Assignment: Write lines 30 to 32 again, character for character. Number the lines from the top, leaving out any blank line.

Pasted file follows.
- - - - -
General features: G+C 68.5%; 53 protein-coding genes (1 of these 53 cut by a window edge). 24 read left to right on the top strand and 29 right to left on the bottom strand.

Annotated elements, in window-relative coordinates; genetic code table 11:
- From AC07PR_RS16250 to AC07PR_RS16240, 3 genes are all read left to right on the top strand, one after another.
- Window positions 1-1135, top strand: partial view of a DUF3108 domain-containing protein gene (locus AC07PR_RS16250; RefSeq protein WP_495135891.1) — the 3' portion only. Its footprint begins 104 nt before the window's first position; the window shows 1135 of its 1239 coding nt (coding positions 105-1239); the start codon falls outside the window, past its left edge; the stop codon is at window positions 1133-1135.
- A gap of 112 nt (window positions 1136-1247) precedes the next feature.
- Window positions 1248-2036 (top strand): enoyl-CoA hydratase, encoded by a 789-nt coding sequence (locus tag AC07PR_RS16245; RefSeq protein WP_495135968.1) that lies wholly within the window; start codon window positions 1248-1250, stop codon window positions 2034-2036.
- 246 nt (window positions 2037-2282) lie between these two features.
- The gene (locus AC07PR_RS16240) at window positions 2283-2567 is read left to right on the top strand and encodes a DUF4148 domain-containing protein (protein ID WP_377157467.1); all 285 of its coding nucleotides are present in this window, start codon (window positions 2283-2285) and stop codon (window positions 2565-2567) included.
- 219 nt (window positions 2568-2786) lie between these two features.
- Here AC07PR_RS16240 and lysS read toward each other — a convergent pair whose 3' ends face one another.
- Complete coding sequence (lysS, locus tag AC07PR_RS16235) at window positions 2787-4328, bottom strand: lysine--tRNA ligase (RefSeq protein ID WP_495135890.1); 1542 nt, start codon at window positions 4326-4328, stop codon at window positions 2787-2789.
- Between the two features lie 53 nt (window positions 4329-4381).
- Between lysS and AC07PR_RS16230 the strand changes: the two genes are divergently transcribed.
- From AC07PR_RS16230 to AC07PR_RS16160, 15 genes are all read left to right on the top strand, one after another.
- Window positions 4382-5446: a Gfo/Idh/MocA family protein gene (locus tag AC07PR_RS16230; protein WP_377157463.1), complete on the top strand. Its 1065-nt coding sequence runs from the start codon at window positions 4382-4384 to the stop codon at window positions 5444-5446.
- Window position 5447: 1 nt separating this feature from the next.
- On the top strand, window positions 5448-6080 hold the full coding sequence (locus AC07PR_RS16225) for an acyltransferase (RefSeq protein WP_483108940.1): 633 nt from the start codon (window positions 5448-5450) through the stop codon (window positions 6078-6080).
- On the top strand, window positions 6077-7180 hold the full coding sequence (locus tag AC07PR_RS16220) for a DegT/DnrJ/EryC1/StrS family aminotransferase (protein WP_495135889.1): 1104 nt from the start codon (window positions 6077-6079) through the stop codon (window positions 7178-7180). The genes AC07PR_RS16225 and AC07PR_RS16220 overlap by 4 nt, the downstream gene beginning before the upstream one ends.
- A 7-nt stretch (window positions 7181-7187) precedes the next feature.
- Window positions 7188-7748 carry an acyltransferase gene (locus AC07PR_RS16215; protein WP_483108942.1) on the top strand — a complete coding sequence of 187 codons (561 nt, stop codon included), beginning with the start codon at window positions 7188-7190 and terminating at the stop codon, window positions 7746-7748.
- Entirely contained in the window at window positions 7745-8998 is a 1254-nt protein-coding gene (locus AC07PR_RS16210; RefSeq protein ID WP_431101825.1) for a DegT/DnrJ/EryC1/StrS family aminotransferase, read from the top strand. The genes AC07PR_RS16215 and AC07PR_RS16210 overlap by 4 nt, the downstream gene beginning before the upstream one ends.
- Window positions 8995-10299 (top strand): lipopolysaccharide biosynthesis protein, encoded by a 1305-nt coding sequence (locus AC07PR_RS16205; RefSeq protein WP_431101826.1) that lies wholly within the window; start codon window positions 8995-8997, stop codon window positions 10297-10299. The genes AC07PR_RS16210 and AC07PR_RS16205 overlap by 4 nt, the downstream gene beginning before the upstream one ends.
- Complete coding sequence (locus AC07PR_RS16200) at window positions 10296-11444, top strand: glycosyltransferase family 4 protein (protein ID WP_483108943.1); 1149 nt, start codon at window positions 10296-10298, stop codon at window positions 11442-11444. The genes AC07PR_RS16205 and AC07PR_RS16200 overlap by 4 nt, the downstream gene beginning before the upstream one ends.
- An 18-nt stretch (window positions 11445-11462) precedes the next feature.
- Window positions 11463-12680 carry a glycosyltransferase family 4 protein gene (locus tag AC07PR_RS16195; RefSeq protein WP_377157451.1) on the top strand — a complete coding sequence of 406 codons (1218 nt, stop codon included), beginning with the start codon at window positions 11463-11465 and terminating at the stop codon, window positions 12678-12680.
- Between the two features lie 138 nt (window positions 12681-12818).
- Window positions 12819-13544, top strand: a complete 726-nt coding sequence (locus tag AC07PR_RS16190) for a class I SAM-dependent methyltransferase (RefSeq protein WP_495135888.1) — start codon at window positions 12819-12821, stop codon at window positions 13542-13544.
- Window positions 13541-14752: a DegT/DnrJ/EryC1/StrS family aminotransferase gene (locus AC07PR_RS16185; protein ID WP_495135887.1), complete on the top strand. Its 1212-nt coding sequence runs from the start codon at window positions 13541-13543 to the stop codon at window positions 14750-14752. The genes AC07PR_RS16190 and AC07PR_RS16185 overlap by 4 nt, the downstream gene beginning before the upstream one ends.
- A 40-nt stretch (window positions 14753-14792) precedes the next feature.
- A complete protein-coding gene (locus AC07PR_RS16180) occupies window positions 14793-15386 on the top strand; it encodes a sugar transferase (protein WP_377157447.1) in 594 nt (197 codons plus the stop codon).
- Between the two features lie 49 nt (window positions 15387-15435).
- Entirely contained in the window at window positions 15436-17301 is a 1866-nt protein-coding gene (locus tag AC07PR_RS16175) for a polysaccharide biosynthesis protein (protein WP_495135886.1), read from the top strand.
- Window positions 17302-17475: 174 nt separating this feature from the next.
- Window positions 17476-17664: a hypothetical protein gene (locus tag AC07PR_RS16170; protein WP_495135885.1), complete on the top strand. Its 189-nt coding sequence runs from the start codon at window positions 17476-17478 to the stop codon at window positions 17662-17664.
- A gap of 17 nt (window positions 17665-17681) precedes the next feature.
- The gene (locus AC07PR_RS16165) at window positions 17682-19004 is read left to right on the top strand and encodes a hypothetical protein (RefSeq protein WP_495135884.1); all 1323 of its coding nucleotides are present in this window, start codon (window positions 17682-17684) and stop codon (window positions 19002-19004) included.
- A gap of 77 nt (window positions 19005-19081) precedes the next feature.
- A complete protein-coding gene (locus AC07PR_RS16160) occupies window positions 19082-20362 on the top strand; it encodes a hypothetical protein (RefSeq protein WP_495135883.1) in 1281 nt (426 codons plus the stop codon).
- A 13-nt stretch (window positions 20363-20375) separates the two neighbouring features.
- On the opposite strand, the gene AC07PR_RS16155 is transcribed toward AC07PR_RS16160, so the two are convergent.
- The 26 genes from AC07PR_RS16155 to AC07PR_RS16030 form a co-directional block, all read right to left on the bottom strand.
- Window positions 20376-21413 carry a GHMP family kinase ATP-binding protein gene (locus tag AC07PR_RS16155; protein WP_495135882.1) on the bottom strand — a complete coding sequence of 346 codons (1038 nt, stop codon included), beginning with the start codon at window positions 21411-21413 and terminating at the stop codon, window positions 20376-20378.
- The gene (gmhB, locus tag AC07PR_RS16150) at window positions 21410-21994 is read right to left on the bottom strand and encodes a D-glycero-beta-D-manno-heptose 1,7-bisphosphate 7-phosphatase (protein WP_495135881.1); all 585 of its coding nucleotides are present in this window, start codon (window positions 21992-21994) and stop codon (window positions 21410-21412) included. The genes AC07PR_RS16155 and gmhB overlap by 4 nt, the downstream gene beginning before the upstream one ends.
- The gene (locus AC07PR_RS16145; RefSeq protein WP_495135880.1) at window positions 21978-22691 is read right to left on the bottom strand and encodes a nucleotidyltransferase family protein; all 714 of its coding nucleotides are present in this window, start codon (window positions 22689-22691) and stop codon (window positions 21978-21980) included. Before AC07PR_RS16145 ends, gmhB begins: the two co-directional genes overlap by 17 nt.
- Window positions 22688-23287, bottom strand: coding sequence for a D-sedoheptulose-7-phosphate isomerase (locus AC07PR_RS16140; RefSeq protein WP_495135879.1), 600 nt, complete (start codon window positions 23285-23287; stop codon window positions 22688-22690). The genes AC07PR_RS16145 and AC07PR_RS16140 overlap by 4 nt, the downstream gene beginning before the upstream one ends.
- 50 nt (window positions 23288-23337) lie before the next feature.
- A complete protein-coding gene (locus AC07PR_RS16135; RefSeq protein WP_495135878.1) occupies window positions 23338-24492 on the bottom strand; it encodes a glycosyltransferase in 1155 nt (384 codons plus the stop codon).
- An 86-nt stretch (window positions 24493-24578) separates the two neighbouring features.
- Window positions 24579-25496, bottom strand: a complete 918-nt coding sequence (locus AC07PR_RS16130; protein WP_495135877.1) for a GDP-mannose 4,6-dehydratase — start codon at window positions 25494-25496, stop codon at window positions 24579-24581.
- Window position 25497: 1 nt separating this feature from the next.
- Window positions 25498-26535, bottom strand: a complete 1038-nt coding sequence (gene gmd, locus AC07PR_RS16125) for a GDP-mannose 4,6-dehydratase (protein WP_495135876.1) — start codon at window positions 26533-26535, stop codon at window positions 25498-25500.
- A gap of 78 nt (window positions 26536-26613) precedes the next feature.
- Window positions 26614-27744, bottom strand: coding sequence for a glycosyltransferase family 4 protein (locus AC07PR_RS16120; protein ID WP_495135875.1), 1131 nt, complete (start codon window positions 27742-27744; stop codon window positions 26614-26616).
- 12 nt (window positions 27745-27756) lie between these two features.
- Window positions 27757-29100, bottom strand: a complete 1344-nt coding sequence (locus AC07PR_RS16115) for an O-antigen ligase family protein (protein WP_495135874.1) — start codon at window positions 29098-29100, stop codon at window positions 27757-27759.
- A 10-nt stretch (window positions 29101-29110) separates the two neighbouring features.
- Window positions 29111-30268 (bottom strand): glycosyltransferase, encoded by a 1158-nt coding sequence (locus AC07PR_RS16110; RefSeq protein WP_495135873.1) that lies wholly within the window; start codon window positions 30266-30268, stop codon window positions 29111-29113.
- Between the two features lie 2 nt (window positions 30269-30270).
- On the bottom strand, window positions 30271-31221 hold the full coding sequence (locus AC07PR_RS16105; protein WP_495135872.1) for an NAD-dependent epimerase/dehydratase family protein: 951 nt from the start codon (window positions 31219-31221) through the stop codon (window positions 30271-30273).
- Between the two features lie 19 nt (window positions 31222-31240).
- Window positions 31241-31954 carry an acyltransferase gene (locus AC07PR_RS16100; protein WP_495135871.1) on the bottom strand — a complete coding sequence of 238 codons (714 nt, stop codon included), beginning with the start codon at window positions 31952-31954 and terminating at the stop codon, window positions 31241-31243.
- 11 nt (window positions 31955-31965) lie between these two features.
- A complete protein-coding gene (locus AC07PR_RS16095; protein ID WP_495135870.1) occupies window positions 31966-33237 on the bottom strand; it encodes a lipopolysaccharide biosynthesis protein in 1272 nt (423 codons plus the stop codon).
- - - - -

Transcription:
- A complete protein-coding gene (locus AC07PR_RS16180) occupies window positions 14793-15386 on the top strand; it encodes a sugar transferase (protein WP_377157447.1) in 594 nt (197 codons plus the stop codon).
- Between the two features lie 49 nt (window positions 15387-15435).
- Entirely contained in the window at window positions 15436-17301 is a 1866-nt protein-coding gene (locus tag AC07PR_RS16175) for a polysaccharide biosynthesis protein (protein WP_495135886.1), read from the top strand.